Linting code with Neomake and Neovim


I’ve been using Neovim for a while now and absolutely love it. One of the major advantages it has over regular vim is its asynchronous job processing functionality.

While not a lot of plugins leverage async job-control yet, the few that do offer significant performance increases compared to synchronous alternatives. One such plugin is Neomake, which is heavily inspired by the wildly popular Syntastic. By the way, Neomake also works in regular vim, but then it won’t be async.

Example of Neomake linting JavaScript code with JSCS

Setting it up isn’t hard, but I have to admit I spent an hour or two to sort of get it right. The reason is that I was so used to Syntastic’s setup that I didn’t realize what exactly was happening behind the scenes. So I had to do some reading and experimenting to figure out how to use it right. Information about this is scarce on the web right now, so if you’re in a similar jam or just want to know more about Neomake and what it can do for you, read on.

Syntastic and Neomake

You can use both Syntastic and Neomake for all kinds of purposes, but the main thing they’re used for is to lint your files while you edit them. The linting output gets sent to vim’s locations or quickfix window and notifications are placed in the gutter at the relevant lines. You can then jump from one error/warning to the other and fix the issues.

So why use Neomake over Syntastic if Syntastic is so popular and beloved (5,685 stars on Github a the time of writing)? Well, because Neomake uses asychronous job processing, the linting commands are fired off in the background, resulting in the elimination of those annoying wait-times in between saves you will experience with Syntastic in traditional vim.

How to set it up

Right now I’m just using Neomake to lint my JavaScript code with JSCS, so that’s what I’ll use here. Other linters for all language are pretty much identical to set up and use though.

First, you’ll need to install JSCS globally:

npm install -g jscs

(Optional), generate a .jscsrc for your project:

cd myProject
jscs --auto-configure ./

Next, install Neomake, using whatever plugin manager you prefer (I like vim-plug). Neomake should already be able to lint a JS file you’ve got open in the current buffer if you run :Neomake.

However, here’s what to add to your vim config file so Neomake runs automatically whenever you enter or save a buffer containing a JavaScript file (delete the BufEnter if you only want it to run upon writing a file, which is recommended):

autocmd! BufWritePost,BufEnter * Neomake

Neomake should work now (if it doesn’t, do some debugging by setting let g:neomake_verbose=3 and/or let g:neomake_logfile='/tmp/error.log' and inspecting the output). Warning and error symbols should appear in your gutter if errors are found. But where’s the error window?

Well, you have to call it yourself. If you set it up like explained above, you’ll get them in the locations window, which you can call with :lopen and close with :lclose. You can also go to a specific error by calling :ll # with # being the error number. But an easier solution would likely be to add this to your vim config:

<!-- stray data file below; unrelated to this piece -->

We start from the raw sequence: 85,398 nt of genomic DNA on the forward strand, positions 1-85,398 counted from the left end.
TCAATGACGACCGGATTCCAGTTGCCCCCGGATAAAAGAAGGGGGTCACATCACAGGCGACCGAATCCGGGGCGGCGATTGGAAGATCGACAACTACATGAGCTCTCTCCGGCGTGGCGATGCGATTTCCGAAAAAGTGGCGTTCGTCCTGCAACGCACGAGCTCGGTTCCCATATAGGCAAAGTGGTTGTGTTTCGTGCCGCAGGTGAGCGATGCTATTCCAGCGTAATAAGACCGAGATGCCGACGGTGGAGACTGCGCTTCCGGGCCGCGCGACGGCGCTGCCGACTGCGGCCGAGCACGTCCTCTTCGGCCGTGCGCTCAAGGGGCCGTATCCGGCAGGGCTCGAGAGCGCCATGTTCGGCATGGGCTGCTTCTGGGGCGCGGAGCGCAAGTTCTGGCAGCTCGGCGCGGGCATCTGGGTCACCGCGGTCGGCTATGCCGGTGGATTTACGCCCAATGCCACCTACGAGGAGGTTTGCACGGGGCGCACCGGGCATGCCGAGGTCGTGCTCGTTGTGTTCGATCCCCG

let g:neomake_open_list = 2

This will open the window automatically when Neomake is run, but without moving your cursor. Now you can run :ll # to move to errors or just :ll to go to the first one. When you’ve fixed all errors and save, the window will close automatically. Neat :-)

We’re not done yet though. What if you want to pass extra arguments to your linter program? For example, I like to write my JS using Babel, JSX and ES6, so I want to use the --esnext flag. I might also want to change my default preset (which will be used if there is no .jscsrc present in the root folder of the project).

The answer to those issues is to redefine the maker. Here’s how I set mine up. Note how the args array contains all the arguments in order. The name of the file to be linted will be added automatically at the end, but if you want to put it somewhere else, use %:p. The reporter you should use and the errorformat string will depend on the output of your linter but you don’t have to look it up yourself, just look it up here. Anyway, here’s my setup for my jscs linter:

let g:neomake_javascript_jscs_maker = {
\ 'exe': 'jscs',
\ 'args': ['--no-color', '--preset', 'airbnb', '--reporter', 'inline', '--esnext'],
\ 'errorformat': '%f: line %l\, col %c\, %m',
\ }
let g:neomake_javascript_enabled_makers = ['jscs']

Lastly, the signs inserted into your gutter by Neomake may or may not look nice depending on what font you’ve got installed. Unfortunately, it didn’t look all that great on mine, so I changed the symbols to a simple W for warnings and E for errors:

let g:neomake_warning_sign = {
\ 'text': 'W',
\ 'texthl': 'WarningMsg',
\ }
let g:neomake_error_sign = {
\ 'text': 'E',
\ 'texthl': 'ErrorMsg',
\ }

(note: now you can style the vim highlighting using the values in texthl)

And that’s it. It’s a little bit more work to set up maybe, but thanks to Neomake’s async job-control, you’ll never have to wait for Syntastic to finish linting your code ever again. Enjoy.